'Antigone' review or 'What's a girl got to do, to get a decent burial around here?'
'Antigone', by Sophocles. Translated by Timberlake Wertenbaker
Southwark Playhouse, Friday 20th May 2011
Written for Culture Wars
|Kreon (Jamie Glover) clutching Haemon (Kane Sharpe) Photo Credit: Bronwen Sharpe|
Setting Sophocles' 'Antigone' in a modern day Arab state makes sense for a lot of reasons. It is a place in which infamous lines sound urgent and new: 'We must remember we are born women and are not meant to do battle against men.' It is a place where, as in the original, to openly defy the government is to risk death. It is a place where religious devotion and government rule sit awkwardly together.
It is a reworking with great potential, which initially works well. Timberlake Wertenbaker's adaptation opens on Antigone, wearing a hijab, fiercely whispering to her sister Ismene, as guards stomp behind wire gates. Immediately, we sense Antigone's exceptional bravery and the controlled, claustrophobic environment in which these women live and die.
The context is further fleshed out by the chorus who, early on at least, ensure there is high drama rumbling beneath the realistic backdrop. The chorus is initially composed entirely of women, who sing Arabic music as they process through the streets. They are mournful, emotional and strong. They suggest a world in which, if only women could sing in harmony more often, their voices might be heard.
But this opening procession is one of the few times the collective force of the chorus is felt. Otherwise, director Littler has split up his chorus, attempting to create a realistic framework for these stubbornly formal aspects of Greek Tragedy. When the chorus members discuss what it is to be a man, they do so to a little boy. Often, the chorus' incantations are split amongst a crowd of woman, each uttering a line and only occasionally wailing in unison. Yes, it means everything feels much more 'real', local and less explicitly performed. But it also starts to feel subdued and a touch too small, as the epic emotions in Sophocles' play begin to burst forth.
It is isn't just the chorus that lacks magnitude and emotional sweep that seem so vital to Greek Tragedy. The acting, on the whole, is too small. Much of the cast is fresh from drama school and some of the actors lack depth, stature and sheer oomph. Eleanor Wyld, as Antigone, captures some of the steely determination of this unique Greek heroine but she never strikes as someone truly exceptional. Wyld could do with projecting more strongly and really owning the stage but her diminished impact is largely the fault of the production. Within this localised setting, light on high blown drawn, Antigone feels a bit too normal. She seems impressive but not magnificent; superficially heroic but never really a hero.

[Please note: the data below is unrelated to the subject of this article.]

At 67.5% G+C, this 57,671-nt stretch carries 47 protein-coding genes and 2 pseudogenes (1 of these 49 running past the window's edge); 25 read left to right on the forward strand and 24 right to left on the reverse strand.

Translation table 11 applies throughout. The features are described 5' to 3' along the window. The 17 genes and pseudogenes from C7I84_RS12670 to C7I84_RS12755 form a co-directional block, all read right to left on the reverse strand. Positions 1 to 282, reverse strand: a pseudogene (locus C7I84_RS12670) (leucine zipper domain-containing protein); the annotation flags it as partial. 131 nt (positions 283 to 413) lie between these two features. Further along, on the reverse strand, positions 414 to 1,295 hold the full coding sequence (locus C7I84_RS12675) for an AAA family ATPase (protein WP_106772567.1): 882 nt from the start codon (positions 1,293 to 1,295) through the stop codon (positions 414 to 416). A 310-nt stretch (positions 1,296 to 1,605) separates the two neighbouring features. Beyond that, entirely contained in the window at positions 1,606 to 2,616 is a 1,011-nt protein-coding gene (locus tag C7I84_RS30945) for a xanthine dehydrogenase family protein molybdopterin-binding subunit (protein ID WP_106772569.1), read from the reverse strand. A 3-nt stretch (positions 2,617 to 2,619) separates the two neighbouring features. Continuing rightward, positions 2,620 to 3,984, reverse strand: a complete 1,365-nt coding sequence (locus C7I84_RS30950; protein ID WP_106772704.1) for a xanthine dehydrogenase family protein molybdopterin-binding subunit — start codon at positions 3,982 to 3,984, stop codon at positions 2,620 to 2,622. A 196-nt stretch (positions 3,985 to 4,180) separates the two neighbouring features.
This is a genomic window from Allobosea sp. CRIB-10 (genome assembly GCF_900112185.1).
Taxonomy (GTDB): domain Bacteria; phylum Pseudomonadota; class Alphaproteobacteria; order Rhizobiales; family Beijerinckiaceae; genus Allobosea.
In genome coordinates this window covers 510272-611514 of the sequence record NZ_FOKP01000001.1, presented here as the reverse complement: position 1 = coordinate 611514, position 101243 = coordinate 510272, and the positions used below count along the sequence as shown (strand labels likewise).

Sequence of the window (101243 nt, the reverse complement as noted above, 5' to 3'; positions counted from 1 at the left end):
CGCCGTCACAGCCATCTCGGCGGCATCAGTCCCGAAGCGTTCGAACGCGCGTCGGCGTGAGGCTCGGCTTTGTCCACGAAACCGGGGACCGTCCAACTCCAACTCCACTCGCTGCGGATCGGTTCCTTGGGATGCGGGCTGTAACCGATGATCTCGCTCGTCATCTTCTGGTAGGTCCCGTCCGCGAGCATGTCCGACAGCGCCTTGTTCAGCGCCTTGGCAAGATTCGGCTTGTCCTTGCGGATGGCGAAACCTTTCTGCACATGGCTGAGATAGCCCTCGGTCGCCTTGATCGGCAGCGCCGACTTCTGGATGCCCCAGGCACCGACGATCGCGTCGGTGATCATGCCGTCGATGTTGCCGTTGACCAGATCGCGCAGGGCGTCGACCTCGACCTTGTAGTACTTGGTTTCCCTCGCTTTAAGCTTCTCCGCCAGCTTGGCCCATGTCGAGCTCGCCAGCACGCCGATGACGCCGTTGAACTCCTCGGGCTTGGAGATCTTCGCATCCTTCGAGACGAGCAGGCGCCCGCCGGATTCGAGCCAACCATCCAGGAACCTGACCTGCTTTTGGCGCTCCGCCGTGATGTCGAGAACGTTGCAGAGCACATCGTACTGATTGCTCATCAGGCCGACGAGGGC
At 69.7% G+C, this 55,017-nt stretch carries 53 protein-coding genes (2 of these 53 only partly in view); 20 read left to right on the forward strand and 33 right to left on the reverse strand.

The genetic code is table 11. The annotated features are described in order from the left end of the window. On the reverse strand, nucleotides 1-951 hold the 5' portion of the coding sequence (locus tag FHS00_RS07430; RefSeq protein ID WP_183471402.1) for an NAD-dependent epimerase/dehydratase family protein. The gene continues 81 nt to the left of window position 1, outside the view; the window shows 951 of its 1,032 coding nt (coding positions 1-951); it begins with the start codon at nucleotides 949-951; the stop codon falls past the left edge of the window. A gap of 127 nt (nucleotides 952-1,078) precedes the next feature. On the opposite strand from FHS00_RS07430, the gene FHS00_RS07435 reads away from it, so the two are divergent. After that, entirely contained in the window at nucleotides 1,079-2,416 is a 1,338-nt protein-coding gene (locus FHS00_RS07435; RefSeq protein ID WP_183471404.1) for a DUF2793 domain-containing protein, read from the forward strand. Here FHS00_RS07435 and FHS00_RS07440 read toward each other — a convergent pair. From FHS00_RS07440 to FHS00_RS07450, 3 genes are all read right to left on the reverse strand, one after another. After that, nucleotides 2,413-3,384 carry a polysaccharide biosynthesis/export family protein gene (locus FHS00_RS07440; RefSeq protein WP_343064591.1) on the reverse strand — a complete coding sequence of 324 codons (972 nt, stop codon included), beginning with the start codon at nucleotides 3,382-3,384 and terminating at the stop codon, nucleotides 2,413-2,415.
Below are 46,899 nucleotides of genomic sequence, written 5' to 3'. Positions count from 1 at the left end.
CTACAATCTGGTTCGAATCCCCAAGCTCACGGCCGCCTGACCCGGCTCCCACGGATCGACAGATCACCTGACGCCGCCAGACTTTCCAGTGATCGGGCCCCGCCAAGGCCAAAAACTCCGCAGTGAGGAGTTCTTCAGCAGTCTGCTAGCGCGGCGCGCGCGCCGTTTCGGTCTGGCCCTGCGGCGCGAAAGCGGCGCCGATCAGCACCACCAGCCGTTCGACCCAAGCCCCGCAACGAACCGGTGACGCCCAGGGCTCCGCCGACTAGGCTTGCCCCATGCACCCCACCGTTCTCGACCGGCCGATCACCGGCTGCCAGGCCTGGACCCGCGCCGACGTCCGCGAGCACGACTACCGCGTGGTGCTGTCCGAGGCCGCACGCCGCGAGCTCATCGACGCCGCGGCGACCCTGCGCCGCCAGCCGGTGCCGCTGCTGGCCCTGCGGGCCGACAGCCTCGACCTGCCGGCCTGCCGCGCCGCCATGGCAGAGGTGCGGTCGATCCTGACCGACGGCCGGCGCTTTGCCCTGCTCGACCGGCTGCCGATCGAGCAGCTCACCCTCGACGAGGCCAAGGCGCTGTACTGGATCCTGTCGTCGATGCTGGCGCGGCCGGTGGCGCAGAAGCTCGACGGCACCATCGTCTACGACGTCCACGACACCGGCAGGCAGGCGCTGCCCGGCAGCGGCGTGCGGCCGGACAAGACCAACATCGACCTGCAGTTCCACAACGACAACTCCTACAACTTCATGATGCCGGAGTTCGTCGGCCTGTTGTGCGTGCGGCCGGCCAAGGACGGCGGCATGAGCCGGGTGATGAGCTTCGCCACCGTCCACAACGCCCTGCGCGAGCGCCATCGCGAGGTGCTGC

Other actors feel similarly impinged by the context and have trouble reconciling the exceptional pitch of Sophocles' play with this smaller-scale adaptation. Their lines often feel too big, their emotions too small. Jamie Glover is convincing as black-suited Kreon – played as politician and not King – but, although his coolly simmering performance works well at first, his final, gushing emotional outpouring feels awkward. And Edward Petherbridge as Tiresias has a terribly tough time as the blind prophet, his gloomy and stylised predictions ringing oddly amidst a town of soldiers, journalists and politicians. The only actor who reaches the emotional heights Sophocles demands is Deborah Grant as Kreon's wife, Eurydike. She uses what little stage time she has brilliantly and strikes as both bullishly protective and beautifully tender.
In attempting to ground his production, Littler has created an intellectually stimulating but emotionally muted show. If only the drama had been amped up – rather than relying on constant and often superfluous sound effects – this production might've had more impact. If only the context could've been mined more carefully; Timberlake's translation is a nice combination of blunt phrases and flowing lyricism, but it doesn't make significant changes and, as such, only hints at the contemporary Arabic allusions. But, most of all, if only the formal elements of Greek Tragedy – the chorus, the epic emotions, the purposefully stark messenger sequences – had been embraced, rather than sometimes airbrushed out all together, this could've been something special indeed.